Understand the three fundamental flows in a business: information, funds, and goods. Demonstrate knowledge of where and when different flows intersect and why that matters. Demonstrate ability to describe effects on one flow due to activities in one or both of the others.

Iasa Certification Level Learning Objective
CITA- Foundation
  • Learner can name and describe the three fundamental flows
CITA – Associate
  • Learner can identify the three flows in a case study or business
  • Learner can describe when the flows intersect and why, and describe what that means
CITA – Specialist
  • Learner can identify, describe and document each of the flows in their company
  • Learner can describe how a project might affect one or more of the flows
  • Learner can identify when a project has not considered a flow even though there is likely an effect on that flow
CITA – Professional
  • Learner demonstrates deep understand of the three flows within the context of his or her company
  • Learner can evaluate a potential investment in terms of the effects it might have on each of the flows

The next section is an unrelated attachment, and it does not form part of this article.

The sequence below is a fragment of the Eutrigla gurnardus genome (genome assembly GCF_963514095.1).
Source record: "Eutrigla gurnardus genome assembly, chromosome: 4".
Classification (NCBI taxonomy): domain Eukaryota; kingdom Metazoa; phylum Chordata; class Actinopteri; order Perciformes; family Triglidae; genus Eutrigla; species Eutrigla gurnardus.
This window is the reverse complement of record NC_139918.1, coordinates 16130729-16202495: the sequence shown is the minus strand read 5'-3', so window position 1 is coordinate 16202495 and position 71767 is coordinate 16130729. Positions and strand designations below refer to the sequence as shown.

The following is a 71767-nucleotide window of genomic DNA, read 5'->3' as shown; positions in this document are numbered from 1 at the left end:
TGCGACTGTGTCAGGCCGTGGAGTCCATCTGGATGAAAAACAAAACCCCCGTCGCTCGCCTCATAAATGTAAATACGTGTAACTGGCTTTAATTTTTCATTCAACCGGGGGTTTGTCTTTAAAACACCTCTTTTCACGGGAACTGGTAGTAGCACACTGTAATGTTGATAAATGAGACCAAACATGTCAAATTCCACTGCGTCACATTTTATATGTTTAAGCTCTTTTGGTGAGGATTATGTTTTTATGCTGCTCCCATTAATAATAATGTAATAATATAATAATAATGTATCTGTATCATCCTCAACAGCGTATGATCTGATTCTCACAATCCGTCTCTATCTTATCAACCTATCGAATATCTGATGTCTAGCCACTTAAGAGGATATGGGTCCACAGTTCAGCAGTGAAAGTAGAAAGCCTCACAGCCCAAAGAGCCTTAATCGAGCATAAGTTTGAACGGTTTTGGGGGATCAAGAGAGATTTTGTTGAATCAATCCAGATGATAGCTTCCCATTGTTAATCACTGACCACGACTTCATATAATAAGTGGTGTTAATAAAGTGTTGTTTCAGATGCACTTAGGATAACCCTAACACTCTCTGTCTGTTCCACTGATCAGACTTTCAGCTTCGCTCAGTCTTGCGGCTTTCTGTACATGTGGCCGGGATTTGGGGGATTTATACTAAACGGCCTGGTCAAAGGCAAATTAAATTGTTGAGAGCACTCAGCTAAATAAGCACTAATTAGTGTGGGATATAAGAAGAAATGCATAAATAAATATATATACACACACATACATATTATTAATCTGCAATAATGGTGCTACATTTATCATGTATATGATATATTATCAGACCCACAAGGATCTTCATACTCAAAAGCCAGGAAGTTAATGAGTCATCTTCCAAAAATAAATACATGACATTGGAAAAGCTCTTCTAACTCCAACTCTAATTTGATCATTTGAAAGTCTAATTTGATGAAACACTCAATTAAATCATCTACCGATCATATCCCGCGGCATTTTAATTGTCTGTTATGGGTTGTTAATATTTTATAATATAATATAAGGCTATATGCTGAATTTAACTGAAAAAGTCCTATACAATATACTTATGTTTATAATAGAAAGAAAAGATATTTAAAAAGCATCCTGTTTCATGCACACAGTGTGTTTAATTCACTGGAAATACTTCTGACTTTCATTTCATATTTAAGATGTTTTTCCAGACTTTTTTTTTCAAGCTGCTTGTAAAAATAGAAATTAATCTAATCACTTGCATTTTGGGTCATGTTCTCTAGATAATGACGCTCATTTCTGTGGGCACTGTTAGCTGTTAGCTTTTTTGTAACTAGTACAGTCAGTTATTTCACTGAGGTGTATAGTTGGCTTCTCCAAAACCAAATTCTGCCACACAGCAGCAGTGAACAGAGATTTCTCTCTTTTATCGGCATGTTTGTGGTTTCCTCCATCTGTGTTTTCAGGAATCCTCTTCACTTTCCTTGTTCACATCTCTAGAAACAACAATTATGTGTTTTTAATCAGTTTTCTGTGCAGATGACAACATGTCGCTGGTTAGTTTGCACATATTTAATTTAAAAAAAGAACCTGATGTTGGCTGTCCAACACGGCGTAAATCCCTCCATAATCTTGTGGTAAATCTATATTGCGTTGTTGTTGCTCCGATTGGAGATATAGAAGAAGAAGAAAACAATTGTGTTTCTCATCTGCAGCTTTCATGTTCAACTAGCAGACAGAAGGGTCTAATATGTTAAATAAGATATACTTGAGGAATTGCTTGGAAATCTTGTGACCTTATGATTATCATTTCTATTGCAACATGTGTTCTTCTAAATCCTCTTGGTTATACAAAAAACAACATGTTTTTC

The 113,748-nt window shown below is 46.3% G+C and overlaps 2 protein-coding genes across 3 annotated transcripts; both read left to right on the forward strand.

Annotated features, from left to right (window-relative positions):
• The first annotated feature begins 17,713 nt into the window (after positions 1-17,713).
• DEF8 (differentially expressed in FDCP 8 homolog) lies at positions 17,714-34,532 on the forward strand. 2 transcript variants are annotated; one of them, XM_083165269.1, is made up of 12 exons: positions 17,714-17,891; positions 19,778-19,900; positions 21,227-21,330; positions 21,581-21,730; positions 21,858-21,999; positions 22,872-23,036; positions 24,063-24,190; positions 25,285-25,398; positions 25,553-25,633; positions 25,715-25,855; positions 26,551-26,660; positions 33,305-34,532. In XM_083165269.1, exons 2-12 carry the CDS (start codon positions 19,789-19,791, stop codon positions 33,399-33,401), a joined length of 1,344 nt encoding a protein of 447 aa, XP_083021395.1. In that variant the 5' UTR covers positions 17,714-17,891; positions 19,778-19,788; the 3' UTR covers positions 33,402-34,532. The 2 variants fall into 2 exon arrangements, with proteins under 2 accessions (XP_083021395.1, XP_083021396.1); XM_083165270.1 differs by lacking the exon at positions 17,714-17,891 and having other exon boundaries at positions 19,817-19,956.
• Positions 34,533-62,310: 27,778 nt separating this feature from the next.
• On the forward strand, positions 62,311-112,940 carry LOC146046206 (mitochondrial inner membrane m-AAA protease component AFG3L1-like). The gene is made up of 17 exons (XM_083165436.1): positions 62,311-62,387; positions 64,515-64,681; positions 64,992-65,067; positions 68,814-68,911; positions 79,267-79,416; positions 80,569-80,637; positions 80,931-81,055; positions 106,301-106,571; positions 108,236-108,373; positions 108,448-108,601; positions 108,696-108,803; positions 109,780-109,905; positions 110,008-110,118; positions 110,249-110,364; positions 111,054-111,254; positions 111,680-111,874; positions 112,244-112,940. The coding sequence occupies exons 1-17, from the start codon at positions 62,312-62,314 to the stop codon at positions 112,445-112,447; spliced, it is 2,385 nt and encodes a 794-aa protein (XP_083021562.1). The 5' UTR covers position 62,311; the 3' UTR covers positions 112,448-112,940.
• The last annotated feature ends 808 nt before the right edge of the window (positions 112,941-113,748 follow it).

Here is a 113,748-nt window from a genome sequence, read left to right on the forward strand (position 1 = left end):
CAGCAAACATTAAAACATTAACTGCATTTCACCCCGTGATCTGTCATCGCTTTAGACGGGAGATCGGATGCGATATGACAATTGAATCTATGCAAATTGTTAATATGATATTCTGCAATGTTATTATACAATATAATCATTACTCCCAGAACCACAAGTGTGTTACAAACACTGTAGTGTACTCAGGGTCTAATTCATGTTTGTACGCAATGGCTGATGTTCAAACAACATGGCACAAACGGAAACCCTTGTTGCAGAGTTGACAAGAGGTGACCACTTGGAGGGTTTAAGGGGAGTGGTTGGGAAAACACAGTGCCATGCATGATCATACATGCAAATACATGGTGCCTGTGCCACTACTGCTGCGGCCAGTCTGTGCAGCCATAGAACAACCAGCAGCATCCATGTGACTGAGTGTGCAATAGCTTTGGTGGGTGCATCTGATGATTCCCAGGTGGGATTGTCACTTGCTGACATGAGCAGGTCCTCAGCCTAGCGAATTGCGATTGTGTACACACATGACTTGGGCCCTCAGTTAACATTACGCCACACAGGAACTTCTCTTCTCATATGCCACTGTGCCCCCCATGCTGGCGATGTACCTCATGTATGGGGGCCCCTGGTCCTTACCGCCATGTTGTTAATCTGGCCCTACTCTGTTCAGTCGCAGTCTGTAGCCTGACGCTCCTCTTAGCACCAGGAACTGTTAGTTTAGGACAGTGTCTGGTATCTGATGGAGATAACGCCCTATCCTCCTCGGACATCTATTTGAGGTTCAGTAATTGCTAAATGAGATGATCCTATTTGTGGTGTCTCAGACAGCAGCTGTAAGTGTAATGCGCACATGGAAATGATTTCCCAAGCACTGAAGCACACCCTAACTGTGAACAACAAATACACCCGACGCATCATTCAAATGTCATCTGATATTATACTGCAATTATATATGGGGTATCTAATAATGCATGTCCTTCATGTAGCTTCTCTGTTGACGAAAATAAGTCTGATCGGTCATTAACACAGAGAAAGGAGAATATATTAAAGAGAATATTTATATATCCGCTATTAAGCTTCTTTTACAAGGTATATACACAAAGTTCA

Atkinson, Cliff, 2005 (copyright 2011). Beyond Bullet Points, 3rd Edition. Microsoft Press

Roam, Dan, 2009 (copyright 2008, 2009). The Back of the Napkin: Solving Problems and Selling Ideas with Pictures. New York, NY: Penguin Group


Blogs/Webcasts/News Sources

Presentation Skills: Free tips & advice to enhance your presentation skills. Retrieved March 12, 2014, from

Presentation magazine Retrieved March 12, 2014, from

How to Improve Your Presentation Skills by Sarah Kessler Retrieved March 12, 2014, from

Oral Presentation Skills A Practical Guide by C. Storz Retrieved March 12, 2014, from



Toastmasters International

Presentation Training Institute



Dan Fain
Security & Identity Architect – Microsoft

Driven executive specializing in applying proven sales, relationship management and professional services background to deliver exceptional technical leadership in both domestic and international environments. 20-year management background with strong experience directing staff members from Australia, Asia, Europe and the Middle East. Effectively apply IT resources to achieve organizational goals while improving efficiency and profitability. Strong technical background includes MCITP, MCSE, IA/CND Level III DoD, CISSP, CITA-P, and CEH certifications and expertise in LAN, WAN and VPN technologies and information systems security.

Shrikumar Sharma (co-author)